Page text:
Vauxhall Vittoria Fete
After I discovered the gowns named for the fete I thought it might be interesting to learn a bit about the event itself, and there was far more to know than I could possibly describe here. I just wish I had some pictures.
the Vittoria Fete was held in Vauxhall Gardens. This Grand Military Festival in honour of the Battle of Vittoria, won by the Marquis of Wellington (he became a duke later) on 21 June, was held under the chairmanship of
the Duke of York, the commander-in-chief of the army.
A grand dinner of a thousand gentlemen at two guineas per head which began at nine in the evening. The Duke's royal party sat in a semi circle in the rotunda with gold plate displayed behind them along with a bust of Wellington, who was far too busy fighting the war to attend himself, the standard of the 100th French Regiment taken in the battle and the baton of Marshal Jourdan. Among the guests were, in addition to the Prince of Wales and members of the Royal family including the Royal Dukes, were the Prince of Orange, the Prince of Conde, the Dukes of Bourbon and Berri and the Duke of Brunswick.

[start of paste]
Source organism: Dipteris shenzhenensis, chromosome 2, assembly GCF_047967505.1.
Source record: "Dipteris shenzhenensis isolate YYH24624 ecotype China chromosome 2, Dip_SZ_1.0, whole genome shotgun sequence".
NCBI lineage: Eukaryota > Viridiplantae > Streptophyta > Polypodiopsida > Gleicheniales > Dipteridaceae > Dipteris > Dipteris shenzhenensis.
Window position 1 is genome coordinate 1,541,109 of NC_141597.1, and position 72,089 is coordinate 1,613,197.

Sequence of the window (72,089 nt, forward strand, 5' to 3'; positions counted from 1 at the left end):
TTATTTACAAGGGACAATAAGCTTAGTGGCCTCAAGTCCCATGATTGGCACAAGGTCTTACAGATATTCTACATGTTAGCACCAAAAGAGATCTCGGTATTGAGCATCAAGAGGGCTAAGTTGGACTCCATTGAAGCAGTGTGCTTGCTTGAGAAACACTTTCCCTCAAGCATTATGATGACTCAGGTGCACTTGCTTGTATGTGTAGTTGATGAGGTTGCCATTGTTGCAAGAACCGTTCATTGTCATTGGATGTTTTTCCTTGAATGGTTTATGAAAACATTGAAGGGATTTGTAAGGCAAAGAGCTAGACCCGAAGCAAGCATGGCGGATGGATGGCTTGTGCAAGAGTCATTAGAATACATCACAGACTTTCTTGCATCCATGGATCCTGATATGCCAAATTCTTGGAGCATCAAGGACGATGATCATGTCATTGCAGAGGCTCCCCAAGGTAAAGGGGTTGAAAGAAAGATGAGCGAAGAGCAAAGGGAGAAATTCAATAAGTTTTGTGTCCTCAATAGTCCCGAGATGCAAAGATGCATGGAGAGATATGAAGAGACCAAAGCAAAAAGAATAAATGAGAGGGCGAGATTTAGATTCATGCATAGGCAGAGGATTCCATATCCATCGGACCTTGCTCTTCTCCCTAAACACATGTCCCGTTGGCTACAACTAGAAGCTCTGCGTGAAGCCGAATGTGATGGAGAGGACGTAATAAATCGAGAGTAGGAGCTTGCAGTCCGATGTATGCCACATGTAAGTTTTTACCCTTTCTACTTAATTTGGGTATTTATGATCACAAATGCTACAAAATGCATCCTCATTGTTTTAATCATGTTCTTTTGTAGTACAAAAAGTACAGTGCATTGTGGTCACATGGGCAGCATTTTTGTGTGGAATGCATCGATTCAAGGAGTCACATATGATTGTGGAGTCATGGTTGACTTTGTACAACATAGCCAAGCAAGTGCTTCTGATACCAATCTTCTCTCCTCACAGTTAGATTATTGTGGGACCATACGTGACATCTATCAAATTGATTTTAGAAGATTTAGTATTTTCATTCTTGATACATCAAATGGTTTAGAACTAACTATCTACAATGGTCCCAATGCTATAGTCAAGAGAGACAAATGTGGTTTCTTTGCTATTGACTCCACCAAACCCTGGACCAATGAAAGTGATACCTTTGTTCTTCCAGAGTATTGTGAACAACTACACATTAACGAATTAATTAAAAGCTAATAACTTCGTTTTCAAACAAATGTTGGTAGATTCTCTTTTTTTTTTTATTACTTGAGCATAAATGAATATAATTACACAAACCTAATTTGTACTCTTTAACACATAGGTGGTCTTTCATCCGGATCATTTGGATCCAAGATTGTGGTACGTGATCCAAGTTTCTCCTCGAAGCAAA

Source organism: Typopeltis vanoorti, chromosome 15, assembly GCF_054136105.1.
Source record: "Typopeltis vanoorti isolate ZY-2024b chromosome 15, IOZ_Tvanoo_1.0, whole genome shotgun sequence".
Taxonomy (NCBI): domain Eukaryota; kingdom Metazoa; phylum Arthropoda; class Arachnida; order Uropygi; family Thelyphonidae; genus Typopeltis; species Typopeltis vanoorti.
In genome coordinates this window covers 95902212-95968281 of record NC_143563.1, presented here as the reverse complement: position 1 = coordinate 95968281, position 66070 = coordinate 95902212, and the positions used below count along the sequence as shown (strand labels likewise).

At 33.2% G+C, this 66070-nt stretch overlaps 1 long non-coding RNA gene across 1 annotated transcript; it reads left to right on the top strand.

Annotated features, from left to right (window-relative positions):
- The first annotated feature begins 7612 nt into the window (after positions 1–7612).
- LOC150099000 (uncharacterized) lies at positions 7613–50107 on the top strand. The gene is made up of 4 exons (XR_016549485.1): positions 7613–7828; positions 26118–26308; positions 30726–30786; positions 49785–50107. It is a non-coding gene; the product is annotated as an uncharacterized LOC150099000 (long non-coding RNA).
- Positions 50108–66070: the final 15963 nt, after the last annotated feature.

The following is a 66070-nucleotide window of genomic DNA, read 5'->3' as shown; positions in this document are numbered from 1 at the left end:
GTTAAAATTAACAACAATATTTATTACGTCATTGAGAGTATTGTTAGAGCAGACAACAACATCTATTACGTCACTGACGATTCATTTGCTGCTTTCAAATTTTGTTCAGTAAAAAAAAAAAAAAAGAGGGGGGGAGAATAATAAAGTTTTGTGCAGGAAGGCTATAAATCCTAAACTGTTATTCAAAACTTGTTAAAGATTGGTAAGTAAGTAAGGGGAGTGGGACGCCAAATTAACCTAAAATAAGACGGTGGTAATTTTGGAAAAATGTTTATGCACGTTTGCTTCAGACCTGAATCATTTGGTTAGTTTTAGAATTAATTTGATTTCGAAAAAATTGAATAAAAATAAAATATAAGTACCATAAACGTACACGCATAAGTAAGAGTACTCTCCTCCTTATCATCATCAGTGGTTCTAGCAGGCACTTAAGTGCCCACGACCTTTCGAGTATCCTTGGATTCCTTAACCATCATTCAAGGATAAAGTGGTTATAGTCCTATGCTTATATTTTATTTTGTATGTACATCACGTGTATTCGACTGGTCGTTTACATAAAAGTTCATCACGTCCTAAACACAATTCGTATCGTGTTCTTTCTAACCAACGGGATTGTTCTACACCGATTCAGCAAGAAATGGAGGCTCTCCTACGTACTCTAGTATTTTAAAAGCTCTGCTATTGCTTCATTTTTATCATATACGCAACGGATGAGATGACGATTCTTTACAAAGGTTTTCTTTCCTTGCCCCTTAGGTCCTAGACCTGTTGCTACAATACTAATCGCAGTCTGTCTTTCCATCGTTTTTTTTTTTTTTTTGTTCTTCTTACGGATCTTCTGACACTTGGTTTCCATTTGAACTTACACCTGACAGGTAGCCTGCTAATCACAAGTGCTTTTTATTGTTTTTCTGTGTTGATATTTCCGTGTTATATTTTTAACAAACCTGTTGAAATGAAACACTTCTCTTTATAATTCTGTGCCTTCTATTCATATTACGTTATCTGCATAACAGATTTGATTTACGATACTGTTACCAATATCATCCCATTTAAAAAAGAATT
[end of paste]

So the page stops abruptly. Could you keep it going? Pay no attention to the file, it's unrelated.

After dinner there was a concert of vocal and instrumental music attended by some twelve thousand people, including the wives of those gentlemen. Tickets to the event were sold at Carlton House and other venues and were quite expensive. All through the gardens, symbols of British victory and glory were displayed, such as the names of battles where the British had been victorious along with the names of victorious generals. Fireworks were let off displaying emblematic devices at intervals under the direction of Colonel Congreve. The party continued all night until daylight the next morning.
One young lady who attended spoke of the hours that she waited trying to approach the gardens by carriage. And having failed to do so because of the traffic, her party then took a ferry. She was most indignant that the waterman who handed her into the boat put a dirty fingerprints on her white gown. She also describes having her gown cut by a pickpocket and her hair falling in disarray about her face. They did go into the ballroom, but because of the crowds were unable to dance more than a quarter of a half a dance and went home thoroughly disgruntled.
In fact it was something we might well describe these days as a bun fight. Certainly George Cruikshank was not impressed. He thought the money would have been better spent caring for the widows and orphans of the men who fell in battle.
But many of those who attended thought it was a splendid recognition of Wellington's achievement, and certainly Britain needed something to celebrate after so long a war.
Until next time Happy Rambles